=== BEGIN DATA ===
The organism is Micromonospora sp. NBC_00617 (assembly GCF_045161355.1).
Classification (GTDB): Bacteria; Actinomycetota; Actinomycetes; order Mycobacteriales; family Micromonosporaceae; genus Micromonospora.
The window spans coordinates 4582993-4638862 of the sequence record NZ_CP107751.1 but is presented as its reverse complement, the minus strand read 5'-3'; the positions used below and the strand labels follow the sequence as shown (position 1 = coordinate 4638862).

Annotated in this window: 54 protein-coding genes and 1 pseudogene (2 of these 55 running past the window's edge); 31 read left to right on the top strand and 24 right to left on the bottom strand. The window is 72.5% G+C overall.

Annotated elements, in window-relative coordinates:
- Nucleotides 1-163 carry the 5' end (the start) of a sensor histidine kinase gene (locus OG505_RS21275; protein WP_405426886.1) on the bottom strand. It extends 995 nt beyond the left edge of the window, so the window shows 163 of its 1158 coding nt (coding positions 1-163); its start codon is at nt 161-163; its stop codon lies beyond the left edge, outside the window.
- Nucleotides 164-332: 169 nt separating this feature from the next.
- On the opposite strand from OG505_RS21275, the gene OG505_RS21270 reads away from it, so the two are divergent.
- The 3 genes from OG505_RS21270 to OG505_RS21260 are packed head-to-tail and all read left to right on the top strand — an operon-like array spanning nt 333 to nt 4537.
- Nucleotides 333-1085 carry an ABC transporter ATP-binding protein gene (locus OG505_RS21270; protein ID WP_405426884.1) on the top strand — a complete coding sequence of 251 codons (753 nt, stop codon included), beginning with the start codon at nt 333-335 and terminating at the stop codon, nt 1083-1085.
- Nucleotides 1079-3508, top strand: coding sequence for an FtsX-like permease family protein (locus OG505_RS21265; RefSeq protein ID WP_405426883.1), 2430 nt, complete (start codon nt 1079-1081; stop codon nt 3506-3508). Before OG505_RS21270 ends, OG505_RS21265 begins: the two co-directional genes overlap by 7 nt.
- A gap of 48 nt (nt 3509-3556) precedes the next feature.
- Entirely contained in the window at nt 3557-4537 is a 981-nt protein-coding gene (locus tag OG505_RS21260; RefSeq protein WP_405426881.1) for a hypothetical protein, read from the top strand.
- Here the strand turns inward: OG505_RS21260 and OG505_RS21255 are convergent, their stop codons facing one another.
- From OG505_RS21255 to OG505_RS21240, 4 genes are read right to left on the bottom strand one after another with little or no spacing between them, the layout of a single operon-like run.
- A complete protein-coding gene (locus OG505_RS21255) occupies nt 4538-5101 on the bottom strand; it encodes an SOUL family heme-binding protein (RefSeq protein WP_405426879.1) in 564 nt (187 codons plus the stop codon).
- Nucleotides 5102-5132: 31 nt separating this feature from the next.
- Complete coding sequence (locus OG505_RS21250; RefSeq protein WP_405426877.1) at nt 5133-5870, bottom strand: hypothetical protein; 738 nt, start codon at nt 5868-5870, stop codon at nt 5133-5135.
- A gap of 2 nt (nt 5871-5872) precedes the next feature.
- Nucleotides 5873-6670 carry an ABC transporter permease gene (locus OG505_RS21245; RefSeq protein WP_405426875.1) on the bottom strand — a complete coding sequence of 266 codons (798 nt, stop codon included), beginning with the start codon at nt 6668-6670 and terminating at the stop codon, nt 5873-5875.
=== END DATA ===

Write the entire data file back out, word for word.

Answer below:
The organism is Micromonospora sp. NBC_00617 (assembly GCF_045161355.1).
Classification (GTDB): Bacteria; Actinomycetota; Actinomycetes; order Mycobacteriales; family Micromonosporaceae; genus Micromonospora.
The window spans coordinates 4582993-4638862 of the sequence record NZ_CP107751.1 but is presented as its reverse complement, the minus strand read 5'-3'; the positions used below and the strand labels follow the sequence as shown (position 1 = coordinate 4638862).

Annotated in this window: 54 protein-coding genes and 1 pseudogene (2 of these 55 running past the window's edge); 31 read left to right on the top strand and 24 right to left on the bottom strand. The window is 72.5% G+C overall.

Annotated elements, in window-relative coordinates:
- Nucleotides 1-163 carry the 5' end (the start) of a sensor histidine kinase gene (locus OG505_RS21275; protein WP_405426886.1) on the bottom strand. It extends 995 nt beyond the left edge of the window, so the window shows 163 of its 1158 coding nt (coding positions 1-163); its start codon is at nt 161-163; its stop codon lies beyond the left edge, outside the window.
- Nucleotides 164-332: 169 nt separating this feature from the next.
- On the opposite strand from OG505_RS21275, the gene OG505_RS21270 reads away from it, so the two are divergent.
- The 3 genes from OG505_RS21270 to OG505_RS21260 are packed head-to-tail and all read left to right on the top strand — an operon-like array spanning nt 333 to nt 4537.
- Nucleotides 333-1085 carry an ABC transporter ATP-binding protein gene (locus OG505_RS21270; protein ID WP_405426884.1) on the top strand — a complete coding sequence of 251 codons (753 nt, stop codon included), beginning with the start codon at nt 333-335 and terminating at the stop codon, nt 1083-1085.
- Nucleotides 1079-3508, top strand: coding sequence for an FtsX-like permease family protein (locus OG505_RS21265; RefSeq protein ID WP_405426883.1), 2430 nt, complete (start codon nt 1079-1081; stop codon nt 3506-3508). Before OG505_RS21270 ends, OG505_RS21265 begins: the two co-directional genes overlap by 7 nt.
- A gap of 48 nt (nt 3509-3556) precedes the next feature.
- Entirely contained in the window at nt 3557-4537 is a 981-nt protein-coding gene (locus tag OG505_RS21260; RefSeq protein WP_405426881.1) for a hypothetical protein, read from the top strand.
- Here the strand turns inward: OG505_RS21260 and OG505_RS21255 are convergent, their stop codons facing one another.
- From OG505_RS21255 to OG505_RS21240, 4 genes are read right to left on the bottom strand one after another with little or no spacing between them, the layout of a single operon-like run.
- A complete protein-coding gene (locus OG505_RS21255) occupies nt 4538-5101 on the bottom strand; it encodes an SOUL family heme-binding protein (RefSeq protein WP_405426879.1) in 564 nt (187 codons plus the stop codon).
- Nucleotides 5102-5132: 31 nt separating this feature from the next.
- Complete coding sequence (locus OG505_RS21250; RefSeq protein WP_405426877.1) at nt 5133-5870, bottom strand: hypothetical protein; 738 nt, start codon at nt 5868-5870, stop codon at nt 5133-5135.
- A gap of 2 nt (nt 5871-5872) precedes the next feature.
- Nucleotides 5873-6670 carry an ABC transporter permease gene (locus OG505_RS21245; RefSeq protein WP_405426875.1) on the bottom strand — a complete coding sequence of 266 codons (798 nt, stop codon included), beginning with the start codon at nt 6668-6670 and terminating at the stop codon, nt 5873-5875.